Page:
Salina — The new face of the Office of Family Life won’t be a new one for the Diocese of Salina.
Starting Jan. 1, Corey Lyon will assume the duties of the office vacated by Reg and Jan Konrade’s retirement.
“The domestic church, the family, is the foundation of the Catholic world,” Lyon said. “It’s an area where people are struggling at the moment. If you don’t have strong families, you don’t have a strong church.”
He is currently the Vice Chancellor, Director of the Office of Safety and Security and is a canon lawyer in the Marriage Tribunal.
While his multiple positions might seem disparate, Lyon said there is unifying element of each.
“They’re all intimately related to family,” he said. “It gives a full spectrum of life from birth to death. This ranges from someone’s birth, to their marriage to when they have a family — their children and the education of the children and their family.”
Lyon began working in the Chancery in July 2015 in the Marriage Tribunal as a canon lawyer.
Salina — With a simple prayer, Bishop Edward Weisenburger concluded the Year of Mercy celebration in Salina Nov. 12 during Mass at Sacred Heart Cathedral.
“The holy doors are closed, but the closing does not mean that we quietly put the business of mercy behind us and move into the future unchanged,” Bishop Weisenburger said during the homily. “Love is the essence of our God. The number one attribute of love is mercy.”
The Year of Mercy, which is an Extraordinary Jubilee, was from Dec. 8, 2015 to Nov. 20, 2016. In each diocese throughout the world, specific Jubilee Doors were designated. The doors at Sacred Heart Cathedral in Salina and the Basilica of St. Fidelis in Victoria were designated Holy Doors in the Diocese of Salina. The doors in Victoria were closed Nov. 13 by Capuchin Father John Schmeidler at the 10 a.m. Mass.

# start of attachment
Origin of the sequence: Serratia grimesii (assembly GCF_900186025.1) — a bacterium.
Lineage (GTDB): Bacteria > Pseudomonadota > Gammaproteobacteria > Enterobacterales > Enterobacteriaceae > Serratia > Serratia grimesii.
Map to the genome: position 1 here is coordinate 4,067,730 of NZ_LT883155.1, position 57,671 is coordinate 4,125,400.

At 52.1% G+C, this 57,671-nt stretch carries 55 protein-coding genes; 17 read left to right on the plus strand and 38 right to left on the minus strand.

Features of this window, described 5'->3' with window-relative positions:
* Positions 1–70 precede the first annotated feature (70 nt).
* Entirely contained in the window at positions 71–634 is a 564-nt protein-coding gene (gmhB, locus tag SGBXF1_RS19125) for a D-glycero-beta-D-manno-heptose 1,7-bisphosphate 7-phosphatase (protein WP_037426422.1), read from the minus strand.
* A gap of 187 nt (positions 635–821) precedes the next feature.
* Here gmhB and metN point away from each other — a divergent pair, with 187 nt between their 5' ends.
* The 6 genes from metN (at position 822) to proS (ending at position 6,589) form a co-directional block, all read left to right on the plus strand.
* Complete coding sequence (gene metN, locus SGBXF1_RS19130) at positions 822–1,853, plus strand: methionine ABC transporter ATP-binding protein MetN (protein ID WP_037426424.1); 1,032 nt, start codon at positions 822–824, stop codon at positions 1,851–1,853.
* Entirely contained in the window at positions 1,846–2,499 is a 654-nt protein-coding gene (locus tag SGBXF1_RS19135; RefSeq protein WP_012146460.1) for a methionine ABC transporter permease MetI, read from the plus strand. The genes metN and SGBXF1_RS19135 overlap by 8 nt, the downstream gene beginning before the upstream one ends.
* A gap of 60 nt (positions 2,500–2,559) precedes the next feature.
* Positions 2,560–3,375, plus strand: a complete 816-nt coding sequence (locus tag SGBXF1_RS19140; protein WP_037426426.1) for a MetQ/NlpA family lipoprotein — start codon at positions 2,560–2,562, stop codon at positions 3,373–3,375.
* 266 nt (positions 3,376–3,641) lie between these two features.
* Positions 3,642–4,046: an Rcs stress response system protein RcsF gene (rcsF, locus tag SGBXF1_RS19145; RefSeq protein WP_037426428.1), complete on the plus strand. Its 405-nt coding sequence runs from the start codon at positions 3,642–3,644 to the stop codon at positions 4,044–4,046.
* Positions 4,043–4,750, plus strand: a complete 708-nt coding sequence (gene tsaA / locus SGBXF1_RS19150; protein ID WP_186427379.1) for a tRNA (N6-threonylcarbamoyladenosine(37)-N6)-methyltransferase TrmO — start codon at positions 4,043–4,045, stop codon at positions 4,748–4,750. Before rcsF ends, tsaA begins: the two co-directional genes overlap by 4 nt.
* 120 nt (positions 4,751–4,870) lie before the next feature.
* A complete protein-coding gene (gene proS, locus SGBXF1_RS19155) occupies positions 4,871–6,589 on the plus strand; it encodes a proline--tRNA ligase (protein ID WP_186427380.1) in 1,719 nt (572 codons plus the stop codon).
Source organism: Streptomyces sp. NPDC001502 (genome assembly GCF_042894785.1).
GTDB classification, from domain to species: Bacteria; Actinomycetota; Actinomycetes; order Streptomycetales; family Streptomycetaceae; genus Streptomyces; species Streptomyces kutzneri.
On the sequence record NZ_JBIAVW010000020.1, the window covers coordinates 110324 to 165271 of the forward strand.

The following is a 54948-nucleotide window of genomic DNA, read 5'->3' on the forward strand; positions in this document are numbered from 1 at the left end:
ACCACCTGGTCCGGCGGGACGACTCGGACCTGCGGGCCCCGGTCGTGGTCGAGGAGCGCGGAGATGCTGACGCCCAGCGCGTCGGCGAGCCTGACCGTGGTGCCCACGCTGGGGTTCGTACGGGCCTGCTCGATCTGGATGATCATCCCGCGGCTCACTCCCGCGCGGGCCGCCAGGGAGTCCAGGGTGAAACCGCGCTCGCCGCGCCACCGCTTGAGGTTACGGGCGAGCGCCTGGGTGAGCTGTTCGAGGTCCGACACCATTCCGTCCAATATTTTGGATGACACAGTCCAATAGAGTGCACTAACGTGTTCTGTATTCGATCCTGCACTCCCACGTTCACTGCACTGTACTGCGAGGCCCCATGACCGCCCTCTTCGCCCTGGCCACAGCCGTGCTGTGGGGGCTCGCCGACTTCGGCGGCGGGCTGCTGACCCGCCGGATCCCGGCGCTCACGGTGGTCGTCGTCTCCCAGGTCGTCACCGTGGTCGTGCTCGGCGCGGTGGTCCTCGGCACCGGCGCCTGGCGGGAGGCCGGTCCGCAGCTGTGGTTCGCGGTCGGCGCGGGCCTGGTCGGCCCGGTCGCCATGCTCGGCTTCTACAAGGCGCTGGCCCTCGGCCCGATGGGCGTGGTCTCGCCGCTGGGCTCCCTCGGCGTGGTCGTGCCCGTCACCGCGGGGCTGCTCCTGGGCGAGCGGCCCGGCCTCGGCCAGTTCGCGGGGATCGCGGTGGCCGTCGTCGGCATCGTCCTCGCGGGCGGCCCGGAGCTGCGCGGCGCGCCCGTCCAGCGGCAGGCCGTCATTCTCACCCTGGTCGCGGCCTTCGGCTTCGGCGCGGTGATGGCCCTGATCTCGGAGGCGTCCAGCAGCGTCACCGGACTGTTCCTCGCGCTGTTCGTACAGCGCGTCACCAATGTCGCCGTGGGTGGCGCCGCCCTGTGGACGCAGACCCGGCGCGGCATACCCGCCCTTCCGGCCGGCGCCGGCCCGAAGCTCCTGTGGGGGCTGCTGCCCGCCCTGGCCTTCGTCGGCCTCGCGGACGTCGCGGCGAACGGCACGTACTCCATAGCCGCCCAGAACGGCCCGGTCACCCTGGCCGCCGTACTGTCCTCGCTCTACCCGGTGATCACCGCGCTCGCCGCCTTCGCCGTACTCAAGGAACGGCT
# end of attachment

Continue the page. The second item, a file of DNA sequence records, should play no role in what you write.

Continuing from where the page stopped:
“Our Holy Father had what I think is a vision of the saints,” Bishop Weisenburger said. “I think he looked out as soon as he became pope and he saw so much suffering in the world. The greatest gift working through him could be for us to each recognize that we have a God who is merciful.”
Pauline and Abe Holzmeister are parishioners at Sacred Heart Cathedral in Salina and attended the closing Mass.
Pauline Holzmeister said she appreciates the pope’s focus on mercy.
“When life gets tough and things hare hard, we can forget God, but he doesn’t forget us,” she said. “We don’t have to be holy to be loved by God.”
Bishop Weisenburger said when Pope Francis announced the Year of Mercy, it was within the context of a homily Luke 7, when Jesus extended mercy to the sinful woman and she washed his feet, drying them with her hair.
“He’s all about merciful love and he doesn’t wait for that woman to repent first before he loves her any more than with the parable of the prodigal son. He doesn’t wait for the son to repent before the father loves him,” the bishop said. “(God is) always loving us and giving us mercy first.”